As the Pulaski County Council tries to clarify the county’s pay structure, department heads continue to express frustration over how it’s been implemented so far. Last month, Maintenance Supervisor Jeff Johnston complained that while two of his part-time employees got a pay raise after working for 630 hours with the apparent blessing of the council, the same increase wasn’t given to a third staff member. Now, he says the Auditor’s Office has not only taken away the raises from the first two employees, but that they’re now being asked to pay that money back. Continue reading
With construction underway on a new elevator at the Pulaski County Courthouse, the county council is working to come up with a way to pay for it. Auditor Laura Wheeler told council members Monday that while they had agreed to cover the cost, they had never actually decided which fund that money would come out of.
The Pulaski County Council is making funding arrangements to keep airport upgrades on track. Aviation Board President Jim McDaniel says Arens Field is in the process of getting more than $200,000 worth of improvements, “A new parking lot out front, more security across the fuel farm, working closer towards, someday, they’re going to request that we fence the whole place, but there’ll be a gate.”
Pulaski County will soon have written guidelines, when it comes to the county’s pay structure. County Attorney Kevin Tankersley presented an 11-page draft document to the county council Monday. It was based on recommendations from the council’s salary matrix committee.
Pulaski County officials hope to put an end to the confusion surrounding the county’s salary matrix, during a joint work session next week. The idea was raised during Monday’s county council and commissioners meetings. Highway Superintendent Terry Ruff and Sheriff Jeff Richwine again asked for guidance on a couple ongoing salary issues, but the council’s matrix committee still hadn’t met yet to discuss them. Council member Scott Hinkle suggested that the discussion take place with the full council and board of commissioners, instead.
Overtime costs continue to add up for Pulaski Circuit Court. The Pulaski County Council voted Monday to transfer $5,000 into the court’s overtime budget from the law books line item, at the request of Judge Michael Shurn. “Last week, a two-day jury trial morphed into a four-day one,” he explained. “And I was working 16-hour days, and my staff was real close to that.”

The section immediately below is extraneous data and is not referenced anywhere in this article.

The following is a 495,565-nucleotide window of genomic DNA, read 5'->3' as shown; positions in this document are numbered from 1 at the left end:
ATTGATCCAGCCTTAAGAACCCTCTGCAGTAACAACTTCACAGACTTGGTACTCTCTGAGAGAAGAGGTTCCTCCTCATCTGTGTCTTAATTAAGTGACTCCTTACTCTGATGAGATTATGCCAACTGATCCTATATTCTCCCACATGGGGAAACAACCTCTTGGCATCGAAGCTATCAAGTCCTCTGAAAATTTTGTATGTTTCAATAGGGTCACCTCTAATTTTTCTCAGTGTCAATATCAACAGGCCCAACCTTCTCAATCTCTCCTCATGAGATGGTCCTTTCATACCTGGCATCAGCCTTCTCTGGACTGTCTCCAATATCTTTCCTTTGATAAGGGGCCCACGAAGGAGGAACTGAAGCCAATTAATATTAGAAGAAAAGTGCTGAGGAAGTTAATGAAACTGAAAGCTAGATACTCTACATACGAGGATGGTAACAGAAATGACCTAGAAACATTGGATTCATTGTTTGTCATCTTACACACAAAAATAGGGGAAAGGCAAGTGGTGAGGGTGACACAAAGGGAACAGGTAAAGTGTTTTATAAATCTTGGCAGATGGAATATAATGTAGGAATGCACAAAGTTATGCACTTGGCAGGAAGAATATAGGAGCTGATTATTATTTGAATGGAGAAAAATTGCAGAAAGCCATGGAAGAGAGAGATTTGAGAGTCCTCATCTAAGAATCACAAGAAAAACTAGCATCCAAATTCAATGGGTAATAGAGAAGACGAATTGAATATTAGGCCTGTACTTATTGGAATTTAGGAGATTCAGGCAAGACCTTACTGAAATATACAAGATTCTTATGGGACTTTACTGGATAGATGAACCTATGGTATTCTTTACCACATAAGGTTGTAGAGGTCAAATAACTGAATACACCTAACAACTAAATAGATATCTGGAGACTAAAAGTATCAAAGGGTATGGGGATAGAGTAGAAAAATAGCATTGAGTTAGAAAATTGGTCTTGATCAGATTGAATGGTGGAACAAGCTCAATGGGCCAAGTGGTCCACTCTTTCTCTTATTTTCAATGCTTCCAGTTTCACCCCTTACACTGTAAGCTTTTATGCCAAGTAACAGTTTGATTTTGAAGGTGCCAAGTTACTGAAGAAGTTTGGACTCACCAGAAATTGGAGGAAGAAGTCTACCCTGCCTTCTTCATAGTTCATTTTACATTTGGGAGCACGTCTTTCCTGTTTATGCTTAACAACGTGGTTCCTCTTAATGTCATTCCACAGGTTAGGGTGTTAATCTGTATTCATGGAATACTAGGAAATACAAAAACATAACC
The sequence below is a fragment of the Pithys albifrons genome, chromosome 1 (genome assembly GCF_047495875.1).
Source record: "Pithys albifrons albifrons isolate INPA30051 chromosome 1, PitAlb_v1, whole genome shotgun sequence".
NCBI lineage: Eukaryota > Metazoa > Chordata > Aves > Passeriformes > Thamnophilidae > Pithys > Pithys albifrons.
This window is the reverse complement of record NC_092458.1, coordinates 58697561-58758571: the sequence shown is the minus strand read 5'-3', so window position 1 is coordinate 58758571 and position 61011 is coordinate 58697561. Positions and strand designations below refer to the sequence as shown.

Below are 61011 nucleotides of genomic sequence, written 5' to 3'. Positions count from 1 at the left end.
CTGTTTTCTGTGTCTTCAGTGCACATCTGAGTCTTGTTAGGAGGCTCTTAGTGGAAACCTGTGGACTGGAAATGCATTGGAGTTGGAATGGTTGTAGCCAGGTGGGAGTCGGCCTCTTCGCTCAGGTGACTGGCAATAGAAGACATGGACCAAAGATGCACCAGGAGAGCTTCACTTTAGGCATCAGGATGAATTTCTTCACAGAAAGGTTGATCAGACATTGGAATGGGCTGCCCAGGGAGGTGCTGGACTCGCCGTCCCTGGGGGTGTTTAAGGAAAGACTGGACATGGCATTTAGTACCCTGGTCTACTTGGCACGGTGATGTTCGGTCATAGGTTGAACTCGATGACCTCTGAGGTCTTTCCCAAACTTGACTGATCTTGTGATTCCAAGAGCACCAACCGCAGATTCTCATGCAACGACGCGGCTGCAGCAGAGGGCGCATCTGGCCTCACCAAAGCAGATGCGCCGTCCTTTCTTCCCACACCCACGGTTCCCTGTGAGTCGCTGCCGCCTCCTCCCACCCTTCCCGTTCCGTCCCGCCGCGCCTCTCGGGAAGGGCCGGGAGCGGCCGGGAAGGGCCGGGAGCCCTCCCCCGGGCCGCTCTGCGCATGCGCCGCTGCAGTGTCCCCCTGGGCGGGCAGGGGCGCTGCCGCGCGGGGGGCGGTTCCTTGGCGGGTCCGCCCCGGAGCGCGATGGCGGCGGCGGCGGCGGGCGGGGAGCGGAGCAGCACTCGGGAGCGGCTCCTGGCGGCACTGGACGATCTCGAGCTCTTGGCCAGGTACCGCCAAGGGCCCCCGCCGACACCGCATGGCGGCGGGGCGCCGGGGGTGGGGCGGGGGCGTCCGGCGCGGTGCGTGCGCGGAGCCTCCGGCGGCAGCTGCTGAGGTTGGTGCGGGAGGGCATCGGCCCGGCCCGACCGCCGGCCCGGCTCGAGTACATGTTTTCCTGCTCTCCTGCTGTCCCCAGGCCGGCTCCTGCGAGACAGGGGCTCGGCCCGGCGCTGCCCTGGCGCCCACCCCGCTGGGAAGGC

Pulaski County is a step closer to getting its security committee back up and running. The county council Monday appointed council member Ken Boswell as its representative. The county commissioners appointed Jerry Locke last week.
Pulaski County Emergency Medical Services is once again asking for more room for its ambulances. EMS Director Bryan Corn told the county council and commissioners last week that the department’s trucks are outgrowing the Winamac EMS garage. “Our oldest truck, she’s really, really long,” Corn explained, “and in order to get the garage door to close, you about have to put it into the wall a little bit.”
Discussion continues about moving Pulaski Circuit Court out of the County Courthouse and into the Justice Center. The move is seen as a cheaper alternative to installing and staffing a security checkpoint in the courthouse.
Employees in the Pulaski County Sheriff’s Office and Community Development Commission may soon be getting raises, as the county council tries to resolve issues with the county’s salary matrix. One problem has to do with Sheriff Jeff Richwine’s salary. He told council members Monday that state statute requires his salary to be at least half that of the county prosecutor, but it’s now below that threshold since the prosecutor got a raise last year.
A Pulaski County commissioner is calling for Circuit Court to be moved out of the County Courthouse. During last week’s meeting, Commissioner Mike McClure said he wants move forward with a proposal to consolidate the county’s court system at the Pulaski County Justice Center. Continue reading
Funding challenges are causing concerns for the Pulaski County Health Department. “In doing our year-end reports for our health board meeting, it’s come to our attention that we only received about $40,000 in settlement this year,” Department Office Manager Terri Hansen told the county council Monday. “We usually get at least double that.”
Pulaski Circuit Court Judge Michael Shurn continues to push for increased security at the courthouse. He told the county council and commissioners last week that violent outbursts in and around the courtroom, as well as other county offices, are becoming more and more frequent. Continue reading
Pulaski County has decided to chip in $30,000 to help the Indian Trails Career Cooperative upgrade its equipment and train teachers. Indian Trails requested $100,000 from each of the five counties it serves to apply for a Skill UP grant from the state. Any money committed locally would be matched three-to-one, if Indian Trails is selected.
The Pulaski County Council has finalized a tax abatement for Metal Fab Engineering. Community Development Commission Executive Director Nathan Origer told council members Monday that the request would help the company buy new automation equipment. That’s expected to lead to the creation of about 10 new jobs.
Pulaski County officials continue to discuss potential courthouse security upgrades. A list of recommendations was presented to the county council and commissioners over a year ago, but little progress has been made since then.
Pulaski County may be looking to state lawmakers to help make up a shortfall in local income tax revenues. The issue was brought to the attention of the county council last month, after Winamac officials noticed a sudden drop in the town’s share of Local Levy Freeze Income Tax funds. Pulaski County communities are now facing big holes in their 2018 budgets.